How to club nodes together and have relationships between such colection of nodes?


(Abrocknrol) #1

I'm interested in storing such graphs (given below) in neo4j where nodes are clubbed together and we can have relationships between these collection of nodes. Is there a way to do this in neo4j?


(Paul Thomas) #2

Yes, no, maybe ...

I have found that figuring out how best to model a dataset as a graph can be a bit of a chicken and egg situation in that, sometimes you need to think ahead regarding the types of queries you want to be able to run ...

What sort of graph queries do you want to be able to run on this dataset?

I would suggest maybe you think along the lines of a node to represent an action (eg a firing) and then link that node to the people involved, the links can of course by different types or have different properties stored on the link. If all the firings are stored this way then your similar links show above are reflected by the node type ...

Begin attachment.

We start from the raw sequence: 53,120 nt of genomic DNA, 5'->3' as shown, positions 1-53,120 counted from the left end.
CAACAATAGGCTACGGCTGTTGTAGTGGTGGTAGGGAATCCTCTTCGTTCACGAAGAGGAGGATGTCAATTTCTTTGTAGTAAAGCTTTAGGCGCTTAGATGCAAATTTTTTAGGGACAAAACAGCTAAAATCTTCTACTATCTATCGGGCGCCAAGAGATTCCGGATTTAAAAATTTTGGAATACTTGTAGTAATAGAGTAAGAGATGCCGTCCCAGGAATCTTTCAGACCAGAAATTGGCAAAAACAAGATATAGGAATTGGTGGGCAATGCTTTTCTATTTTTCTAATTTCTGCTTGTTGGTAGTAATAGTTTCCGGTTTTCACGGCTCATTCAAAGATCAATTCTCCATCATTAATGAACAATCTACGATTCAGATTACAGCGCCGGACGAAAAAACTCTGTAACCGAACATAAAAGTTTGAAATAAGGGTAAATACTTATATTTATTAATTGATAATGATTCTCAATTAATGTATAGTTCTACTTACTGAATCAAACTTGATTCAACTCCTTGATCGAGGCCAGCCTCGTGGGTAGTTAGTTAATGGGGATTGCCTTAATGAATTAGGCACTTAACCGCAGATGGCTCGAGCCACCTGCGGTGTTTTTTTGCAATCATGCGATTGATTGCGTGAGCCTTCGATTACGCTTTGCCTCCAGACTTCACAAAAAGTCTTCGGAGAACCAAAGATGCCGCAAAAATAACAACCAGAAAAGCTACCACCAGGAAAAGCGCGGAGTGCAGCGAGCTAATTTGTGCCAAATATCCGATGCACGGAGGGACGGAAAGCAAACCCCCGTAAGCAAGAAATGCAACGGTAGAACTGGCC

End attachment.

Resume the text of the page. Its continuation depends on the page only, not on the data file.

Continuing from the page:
This would be my starting point and see if it makes sense and if the queries from / into the model etc ...

Are you going to be looking for rings? or chains? or aggregating over multiple events etc ...


(Andrew Bowman) #3

paul.thomas is spot on here, it depends upon the queries you plan to run. Having :Action nodes (that can be multi-labeled if you like) as stand-ins for these kinds of groupings makes sense.

Keep in mind that this type of graph isn't really well modeled as a property graph. For example, you have multiples of the same nodes, such as Donald Trump. Usually with property graphs your data is normalized, so you would have a single node to represent an entity and not duplicates, yet for the purposes of display you would seem to need multiples of the same nodes, otherwise you would have the same Donald Trump node with relationships to each of these, in ways that doesn't covey information clearly the way your example graph does.

All these things lead me to believe you're not really looking for a database, but a visualization tool for a graphical presentation, where that presentation is different enough from the property graph model that you're likely to run into frustration trying to use it for something it's not designed for.

Is that the case? If not, we'd need to know more about the kinds of queries you're planning to run. You may also want to look at different visualization tools that may be able to convey richer views of your data.